Bridget smiled inanely at Clara and it was always hard to exactly how much she actually took in of what anybody said to her. She reacted more to tone of voice and facial expressions than meanings of words and she loved the way Clara spoke to her: she somehow knew that the prim and proper young woman talked to her with as much care and attention and integrity as she did to anyone in full possession of their faculties. Arabella once said “Ol’ Bridg is like a sheet of blotting paper: kinda blank and empty lookin’ but she sort of sucks in your words. And when you look at what you just said, they look sort of funny and back to front. She don’t talk back and it kinda makes you think about what you just said.”
“Pike’s lost badge!” Bridget suddenly changed the subject which took Clara off guard for a brief instant.
"Oh no, I am confident he has not. You see he is not on duty but simply attending to celebrate the wedding with his wife. Deputies do not wear badges when they are not officially at work," Clara tried to hopefully explain for her.
Wide blue eyes drank in Clara’s lovely round face and her cherry pink lips as she kindly explained some complicated reason, involving concepts that were either high above or far below those of Bridget’s world, why the coveted metal badge was not on view today. As per usual, the redhead's attention was now chasing another butterfly thought that had flitted past her in the flower garden of her mind. She reached out a hand and laid it gently on Clara’s tummy.
“Clara make … good Mama.” she said reassuringly, wise simpleton that she was.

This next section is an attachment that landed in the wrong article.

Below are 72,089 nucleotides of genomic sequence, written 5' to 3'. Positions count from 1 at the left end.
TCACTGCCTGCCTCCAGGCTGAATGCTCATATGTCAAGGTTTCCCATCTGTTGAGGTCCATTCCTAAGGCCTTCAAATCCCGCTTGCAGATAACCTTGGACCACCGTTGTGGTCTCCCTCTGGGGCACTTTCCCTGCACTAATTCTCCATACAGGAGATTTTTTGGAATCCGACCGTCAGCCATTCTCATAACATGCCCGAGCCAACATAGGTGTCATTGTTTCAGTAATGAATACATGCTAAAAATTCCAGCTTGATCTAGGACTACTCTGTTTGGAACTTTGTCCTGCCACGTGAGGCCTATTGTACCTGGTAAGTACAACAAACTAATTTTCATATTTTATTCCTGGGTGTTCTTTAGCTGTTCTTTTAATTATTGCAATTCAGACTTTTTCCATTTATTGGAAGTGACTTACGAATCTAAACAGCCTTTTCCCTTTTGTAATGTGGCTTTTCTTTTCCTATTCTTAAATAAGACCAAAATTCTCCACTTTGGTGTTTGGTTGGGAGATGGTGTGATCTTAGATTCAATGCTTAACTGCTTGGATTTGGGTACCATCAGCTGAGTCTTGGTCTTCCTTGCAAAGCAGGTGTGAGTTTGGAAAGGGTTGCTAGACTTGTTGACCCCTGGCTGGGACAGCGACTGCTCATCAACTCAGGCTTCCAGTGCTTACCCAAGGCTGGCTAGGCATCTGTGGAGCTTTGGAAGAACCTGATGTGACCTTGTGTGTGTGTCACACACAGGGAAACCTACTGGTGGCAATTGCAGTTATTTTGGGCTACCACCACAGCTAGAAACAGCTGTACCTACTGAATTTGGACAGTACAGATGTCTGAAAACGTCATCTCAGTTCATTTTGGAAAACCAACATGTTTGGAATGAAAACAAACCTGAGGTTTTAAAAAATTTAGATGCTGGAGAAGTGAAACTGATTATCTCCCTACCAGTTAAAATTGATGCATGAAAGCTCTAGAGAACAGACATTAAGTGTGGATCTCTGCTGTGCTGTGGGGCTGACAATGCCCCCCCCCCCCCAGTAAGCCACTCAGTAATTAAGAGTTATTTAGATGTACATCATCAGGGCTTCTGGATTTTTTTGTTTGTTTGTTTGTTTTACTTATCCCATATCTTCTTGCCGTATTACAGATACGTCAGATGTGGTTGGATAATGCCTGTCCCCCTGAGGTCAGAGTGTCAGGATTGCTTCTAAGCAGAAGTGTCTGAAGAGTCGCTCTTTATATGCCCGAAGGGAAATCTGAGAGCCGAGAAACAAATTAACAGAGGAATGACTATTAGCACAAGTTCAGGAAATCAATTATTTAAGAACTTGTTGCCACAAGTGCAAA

"Yes, yes you can. Let us dance as long as we have some music," she promptly announced then the young couple did a crazy sort of more spontaneous jig than anything else, with plenty of twirling about til Clara had to call 'stop' before she got too dizzy. Even her brother clapped loudly as the pair called a halt.
Jacob had heard that pregnancy could do odd things to a woman, the cravings for odd food (and also cravings for their husband’s attentions in the bedroom!) but this was so un-Clara he could only goggle and then laugh and join in as they danced about to Lutz & Mudd’s jolly tune. Adept dancer though he was, he could hardly keep up with her. He gave a deep bow at the end though, just as he had at the end of that first ever dance. That first dance! It seemed like both a lifetime ago and a mere seconds since that fateful night.
"Feel free, folks, to go ahead and dance. And a fine thank you to our wonderful musicians!" Clara now called out.
Arabella and Hector looked at each other and nodded in agreement and mock braggadocio. Looking at them, playing so beautifully in harmony, you might think that they would have made a good couple: But Hector preferred pretty round faced blonde girls and, frankly, so did Arabella.
A glance in one particular direction had reminded her of something she dearly wished to attend to in this reception so Clara made her way over to Bridget and sat next to her.
"I hope the food was good? And I am so happy you came for the wedding. Are you having a nice time?"
Bridget looked up from her plate, her chin and dress was covered in crumbs. Most people had piled their plates pretty high with all the good Vittles on offer, but the ginger girl had created a veritable Tower of Babel on hers, and like its Biblical counterpart, it looked non too stable.
“Clara you’re… you’re married!” she managed to say, despite a mouthful of treacle tart that Granny Miggins had supplied. Bridget wasn’t too worried about eating sweet before savoury, or both together if the mood took her. Then she frowned and looking about spotted Emeline’s new husband and pointed at him.
“Pike’s lost badge!” She had been pleased to see the lawman arrive, but the lack of shiny silver stars had taken the shine off him as far as the noodle-headed redhead was concerned.